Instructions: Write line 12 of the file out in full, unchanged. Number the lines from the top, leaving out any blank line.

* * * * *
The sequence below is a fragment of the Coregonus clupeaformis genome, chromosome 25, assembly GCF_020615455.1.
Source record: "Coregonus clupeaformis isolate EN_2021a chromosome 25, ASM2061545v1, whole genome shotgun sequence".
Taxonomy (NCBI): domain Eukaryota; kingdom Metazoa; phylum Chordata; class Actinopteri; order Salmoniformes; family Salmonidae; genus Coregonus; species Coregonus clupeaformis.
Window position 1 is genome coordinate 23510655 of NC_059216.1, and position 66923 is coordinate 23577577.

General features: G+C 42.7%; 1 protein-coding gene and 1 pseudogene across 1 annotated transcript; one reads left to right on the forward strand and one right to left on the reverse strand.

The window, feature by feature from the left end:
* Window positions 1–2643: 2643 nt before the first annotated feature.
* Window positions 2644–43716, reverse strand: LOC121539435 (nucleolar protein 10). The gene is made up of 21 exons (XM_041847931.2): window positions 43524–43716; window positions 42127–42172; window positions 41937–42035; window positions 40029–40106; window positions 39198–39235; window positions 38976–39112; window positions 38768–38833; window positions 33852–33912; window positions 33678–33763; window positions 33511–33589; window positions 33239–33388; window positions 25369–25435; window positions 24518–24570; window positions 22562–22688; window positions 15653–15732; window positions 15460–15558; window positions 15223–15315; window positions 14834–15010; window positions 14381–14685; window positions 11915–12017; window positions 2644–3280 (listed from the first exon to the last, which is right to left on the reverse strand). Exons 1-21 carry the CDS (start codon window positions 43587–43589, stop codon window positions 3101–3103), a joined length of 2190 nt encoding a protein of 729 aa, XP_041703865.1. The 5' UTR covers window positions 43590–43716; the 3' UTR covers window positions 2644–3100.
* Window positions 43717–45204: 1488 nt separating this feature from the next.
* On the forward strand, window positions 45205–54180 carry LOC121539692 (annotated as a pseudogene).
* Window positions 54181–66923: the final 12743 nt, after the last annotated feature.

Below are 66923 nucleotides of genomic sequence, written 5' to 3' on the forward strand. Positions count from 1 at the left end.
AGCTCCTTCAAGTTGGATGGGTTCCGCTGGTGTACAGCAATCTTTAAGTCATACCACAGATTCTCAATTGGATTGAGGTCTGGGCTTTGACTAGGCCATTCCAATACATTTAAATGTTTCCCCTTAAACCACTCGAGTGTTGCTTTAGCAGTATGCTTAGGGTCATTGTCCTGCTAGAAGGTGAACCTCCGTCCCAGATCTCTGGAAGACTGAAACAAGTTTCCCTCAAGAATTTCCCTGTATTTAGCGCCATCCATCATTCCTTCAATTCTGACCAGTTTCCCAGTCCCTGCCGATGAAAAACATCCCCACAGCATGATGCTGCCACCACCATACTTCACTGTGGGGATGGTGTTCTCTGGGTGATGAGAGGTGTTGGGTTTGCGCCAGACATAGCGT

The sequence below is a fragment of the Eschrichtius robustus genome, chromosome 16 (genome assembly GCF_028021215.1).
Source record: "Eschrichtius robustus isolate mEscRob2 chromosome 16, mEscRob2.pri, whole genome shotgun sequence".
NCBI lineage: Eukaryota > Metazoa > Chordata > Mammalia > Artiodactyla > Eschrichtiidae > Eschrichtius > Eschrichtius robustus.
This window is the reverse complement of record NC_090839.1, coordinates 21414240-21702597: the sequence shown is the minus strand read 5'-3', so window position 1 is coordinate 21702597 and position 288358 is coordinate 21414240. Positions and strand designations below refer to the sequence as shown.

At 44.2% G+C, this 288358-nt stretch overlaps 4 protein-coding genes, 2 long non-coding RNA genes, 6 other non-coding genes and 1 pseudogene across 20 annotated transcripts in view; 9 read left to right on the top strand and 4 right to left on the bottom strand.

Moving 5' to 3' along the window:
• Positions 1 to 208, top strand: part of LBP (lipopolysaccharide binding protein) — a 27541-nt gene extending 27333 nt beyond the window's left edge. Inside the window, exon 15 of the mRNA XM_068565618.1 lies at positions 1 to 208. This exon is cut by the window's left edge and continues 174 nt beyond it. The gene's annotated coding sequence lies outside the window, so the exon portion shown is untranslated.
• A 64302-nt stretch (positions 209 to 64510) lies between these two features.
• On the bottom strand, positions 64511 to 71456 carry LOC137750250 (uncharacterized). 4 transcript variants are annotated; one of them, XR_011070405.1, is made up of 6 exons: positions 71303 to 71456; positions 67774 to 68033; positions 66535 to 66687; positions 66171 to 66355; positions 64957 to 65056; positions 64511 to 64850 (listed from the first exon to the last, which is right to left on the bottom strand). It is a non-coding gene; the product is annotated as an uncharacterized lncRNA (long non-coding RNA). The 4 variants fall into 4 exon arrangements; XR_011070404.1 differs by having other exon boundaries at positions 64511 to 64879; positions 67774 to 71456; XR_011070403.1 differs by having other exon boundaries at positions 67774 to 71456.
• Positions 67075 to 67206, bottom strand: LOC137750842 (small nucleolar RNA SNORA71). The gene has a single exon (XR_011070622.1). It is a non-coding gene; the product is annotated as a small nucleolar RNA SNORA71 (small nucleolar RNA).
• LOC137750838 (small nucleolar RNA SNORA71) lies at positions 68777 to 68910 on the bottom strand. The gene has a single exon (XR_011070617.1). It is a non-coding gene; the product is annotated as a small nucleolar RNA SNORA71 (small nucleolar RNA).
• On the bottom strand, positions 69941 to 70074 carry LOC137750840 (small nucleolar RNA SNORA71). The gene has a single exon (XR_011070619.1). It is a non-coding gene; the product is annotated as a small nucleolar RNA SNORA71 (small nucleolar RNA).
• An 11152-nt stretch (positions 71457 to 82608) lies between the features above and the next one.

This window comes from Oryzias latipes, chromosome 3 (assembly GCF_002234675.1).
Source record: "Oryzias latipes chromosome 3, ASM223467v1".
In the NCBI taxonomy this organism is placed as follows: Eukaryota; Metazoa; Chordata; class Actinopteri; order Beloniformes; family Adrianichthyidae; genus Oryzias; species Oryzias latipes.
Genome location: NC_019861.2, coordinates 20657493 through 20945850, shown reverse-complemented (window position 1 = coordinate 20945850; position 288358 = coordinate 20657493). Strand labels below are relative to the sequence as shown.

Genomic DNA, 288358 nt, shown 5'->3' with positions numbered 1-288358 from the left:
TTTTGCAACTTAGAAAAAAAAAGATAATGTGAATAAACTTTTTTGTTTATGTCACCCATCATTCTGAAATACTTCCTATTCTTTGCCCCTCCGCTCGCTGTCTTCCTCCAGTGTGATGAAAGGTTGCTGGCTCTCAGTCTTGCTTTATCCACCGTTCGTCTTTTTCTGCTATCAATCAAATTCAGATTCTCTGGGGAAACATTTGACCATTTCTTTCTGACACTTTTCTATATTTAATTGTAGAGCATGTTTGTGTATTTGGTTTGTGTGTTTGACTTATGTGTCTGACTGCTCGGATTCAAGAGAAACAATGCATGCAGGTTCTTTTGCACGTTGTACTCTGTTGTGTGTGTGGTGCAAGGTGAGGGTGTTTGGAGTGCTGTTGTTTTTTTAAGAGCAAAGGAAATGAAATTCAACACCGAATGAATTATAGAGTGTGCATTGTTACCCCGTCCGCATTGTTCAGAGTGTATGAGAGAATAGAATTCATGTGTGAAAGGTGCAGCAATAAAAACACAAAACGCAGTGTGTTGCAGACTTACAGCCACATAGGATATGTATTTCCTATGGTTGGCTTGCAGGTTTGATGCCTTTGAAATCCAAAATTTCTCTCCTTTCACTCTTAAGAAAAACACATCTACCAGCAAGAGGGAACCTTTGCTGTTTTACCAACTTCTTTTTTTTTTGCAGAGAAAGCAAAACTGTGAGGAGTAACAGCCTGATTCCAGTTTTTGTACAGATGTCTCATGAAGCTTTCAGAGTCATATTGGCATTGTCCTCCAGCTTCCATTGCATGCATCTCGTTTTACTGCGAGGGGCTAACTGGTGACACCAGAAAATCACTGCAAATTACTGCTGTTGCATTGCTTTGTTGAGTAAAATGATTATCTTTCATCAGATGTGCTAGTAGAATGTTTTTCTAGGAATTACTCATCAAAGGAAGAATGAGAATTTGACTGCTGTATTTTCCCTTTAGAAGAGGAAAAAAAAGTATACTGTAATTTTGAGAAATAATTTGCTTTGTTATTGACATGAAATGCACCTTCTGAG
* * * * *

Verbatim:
Below are 66923 nucleotides of genomic sequence, written 5' to 3' on the forward strand. Positions count from 1 at the left end.